When the Six Nations kicks off this weekend, the easy bit, or easier bit at least, for Lions coach Warren Gatland will be working out which players are going to make his squad for New Zealand.
The hard bit is going to be choosing his captain. Gatland is spoilt for choice to fill his playing ranks. Britain is awash with quality players. It is enjoying something of a golden age and even the untrained eye can see that there are 20-25 players who will already have been pencilled in to make the tour.
Privately, Gatland has said he thinks this will be one of the most talented and best-equipped Lions squads to assemble.
All Blacks coach Steve Hansen wouldn't disagree and the quality on show during the Six Nations will only strengthen that view.
The tournament opener between Scotland and Ireland will give everyone a better sense of just how much firepower the Lions have in their midst. The Scots have had the most meagre representation on the last few Lions tours.
They have been the poor relation and their weakness has reflected in the Lions - as the composite side has really only been picking from three and not four nations.
Not now. Scotland will no doubt show at Murrayfield that their representation on this trip should be higher than it has been. Everyone has fullback Stuart Hogg as one of the must haves, but by the end of the Six Nations, centre Huw Davies, prop WP Nel, lock Johnny Gray and perhaps a few other such as Greig Laidlaw, Mark Bennett and Sean Maitland could be in the frame.
So just as Scotland were the flag of weakness in previous years, their new-found strength signifies the depth from which the Lions will be picking their squad in 2017.
But a talented squad won't be enough in itself. As always with the Lions, so much will depend on how well the team comes together. Can they unite behind a fearless captain the way they did in 1997 when Martin Johnson was skipper?
Johnson was the sort of bloke who transcended all national grievances and hang ups. He was a commanding figure who persuaded his peers to care not about historic grievances and to park the politics. The captain of the 2017 team is going to have to be the same sort of non-divisive figure and this is largely what Gatland will be trying to assess during the Six Nations.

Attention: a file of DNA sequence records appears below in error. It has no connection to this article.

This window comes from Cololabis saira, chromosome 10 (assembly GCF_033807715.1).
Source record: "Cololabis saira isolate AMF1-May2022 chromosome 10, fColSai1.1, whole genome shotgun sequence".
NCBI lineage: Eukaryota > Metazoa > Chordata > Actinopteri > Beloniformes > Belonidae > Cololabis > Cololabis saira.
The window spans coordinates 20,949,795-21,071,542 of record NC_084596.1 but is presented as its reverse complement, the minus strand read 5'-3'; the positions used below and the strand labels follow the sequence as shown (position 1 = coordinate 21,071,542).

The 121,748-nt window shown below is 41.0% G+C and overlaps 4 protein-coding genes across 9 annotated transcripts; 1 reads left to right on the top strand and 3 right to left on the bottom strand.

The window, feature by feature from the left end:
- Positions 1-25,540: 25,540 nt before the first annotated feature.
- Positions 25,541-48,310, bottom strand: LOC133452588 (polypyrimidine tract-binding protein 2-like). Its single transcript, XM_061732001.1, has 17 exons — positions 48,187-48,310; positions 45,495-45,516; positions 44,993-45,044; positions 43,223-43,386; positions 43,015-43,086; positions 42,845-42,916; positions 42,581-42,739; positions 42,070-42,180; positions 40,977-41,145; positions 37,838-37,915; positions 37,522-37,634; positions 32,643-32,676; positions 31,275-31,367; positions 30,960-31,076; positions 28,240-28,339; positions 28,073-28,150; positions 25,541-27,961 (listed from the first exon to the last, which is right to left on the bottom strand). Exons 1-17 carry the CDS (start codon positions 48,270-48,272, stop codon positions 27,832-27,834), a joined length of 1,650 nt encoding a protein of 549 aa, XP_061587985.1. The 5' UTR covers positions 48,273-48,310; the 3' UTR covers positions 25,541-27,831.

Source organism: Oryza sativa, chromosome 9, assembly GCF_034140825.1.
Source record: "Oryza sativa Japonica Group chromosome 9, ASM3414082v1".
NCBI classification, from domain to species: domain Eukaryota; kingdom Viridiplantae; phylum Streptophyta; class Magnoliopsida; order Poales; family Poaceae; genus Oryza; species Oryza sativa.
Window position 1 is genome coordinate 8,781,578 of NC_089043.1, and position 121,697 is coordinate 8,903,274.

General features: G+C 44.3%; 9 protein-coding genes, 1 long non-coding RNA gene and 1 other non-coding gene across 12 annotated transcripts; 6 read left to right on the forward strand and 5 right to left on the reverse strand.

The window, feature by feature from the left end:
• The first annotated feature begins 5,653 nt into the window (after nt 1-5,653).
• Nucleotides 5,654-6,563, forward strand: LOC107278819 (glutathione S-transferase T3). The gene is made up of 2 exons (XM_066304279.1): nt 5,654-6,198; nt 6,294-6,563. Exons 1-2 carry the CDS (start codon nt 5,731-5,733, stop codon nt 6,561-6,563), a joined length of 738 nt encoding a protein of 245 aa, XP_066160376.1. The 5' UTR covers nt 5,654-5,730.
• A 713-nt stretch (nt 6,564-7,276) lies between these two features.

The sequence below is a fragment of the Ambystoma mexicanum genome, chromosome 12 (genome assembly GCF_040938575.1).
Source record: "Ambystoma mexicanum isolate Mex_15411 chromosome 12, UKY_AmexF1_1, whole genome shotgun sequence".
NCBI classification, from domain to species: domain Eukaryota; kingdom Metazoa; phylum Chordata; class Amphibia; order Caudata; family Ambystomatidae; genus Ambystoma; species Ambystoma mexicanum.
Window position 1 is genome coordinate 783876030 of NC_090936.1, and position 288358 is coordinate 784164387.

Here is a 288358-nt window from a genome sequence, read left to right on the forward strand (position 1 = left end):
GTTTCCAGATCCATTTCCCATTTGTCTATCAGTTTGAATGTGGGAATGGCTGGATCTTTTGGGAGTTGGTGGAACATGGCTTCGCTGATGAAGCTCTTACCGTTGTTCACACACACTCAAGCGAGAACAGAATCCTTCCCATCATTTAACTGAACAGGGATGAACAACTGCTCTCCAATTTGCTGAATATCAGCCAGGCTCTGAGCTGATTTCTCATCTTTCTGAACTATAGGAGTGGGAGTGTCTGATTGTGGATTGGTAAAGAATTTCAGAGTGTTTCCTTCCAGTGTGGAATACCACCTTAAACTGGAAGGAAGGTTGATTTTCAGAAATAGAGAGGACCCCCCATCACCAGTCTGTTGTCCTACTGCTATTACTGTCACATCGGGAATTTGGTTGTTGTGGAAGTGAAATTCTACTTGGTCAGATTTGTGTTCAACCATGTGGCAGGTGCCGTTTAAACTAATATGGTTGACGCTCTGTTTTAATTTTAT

Will there be someone who emerges through the tournament as the most obvious candidate? Gatland, to that end, will no doubt train a keen eye on Ireland's Rory Best.
Ireland, as New Zealanders surely now fully appreciated, are going to have a major presence and that's a strong reason in itself to have an Irish captain. But Best ticks way more boxes than that. After he captained Ireland to their historic win against the All Blacks in Chicago, he struck precisely the right tone. He was happy without losing the plot: he was measured in his praise for both teams and seemed to be precisely the sort of character that would keep the Lions on an even keel when they come to New Zealand.
There was a touch of good-natured humour about his manner, too, and the fact he has been in the form of his life for the last 12 months will push him high in Gatland's thinking.
The other leading candidates are Dylan Hartley, Sam Warburton and Alun Wyn-Jones. Hartley could, on a short tour, be problematic. His discipline is erratic and the Lions can't afford to have a captain who may erupt when provoked.
Warburton is a charismatic leader who was the skipper in 2013 but he can't be sure of his test place. The tour would fall apart if the captain can't win a test place.
Wyn-Jones is an option but would need to be extraordinary in the Six Nations to justify the captaincy.
• Scotland v Ireland
Murrayfield, 3.15am, tomorrow
• England v France
Twickenham, 5.40am, tomorrow
• Italy v Wales
Stadio Olimpico, 2.50am, Monday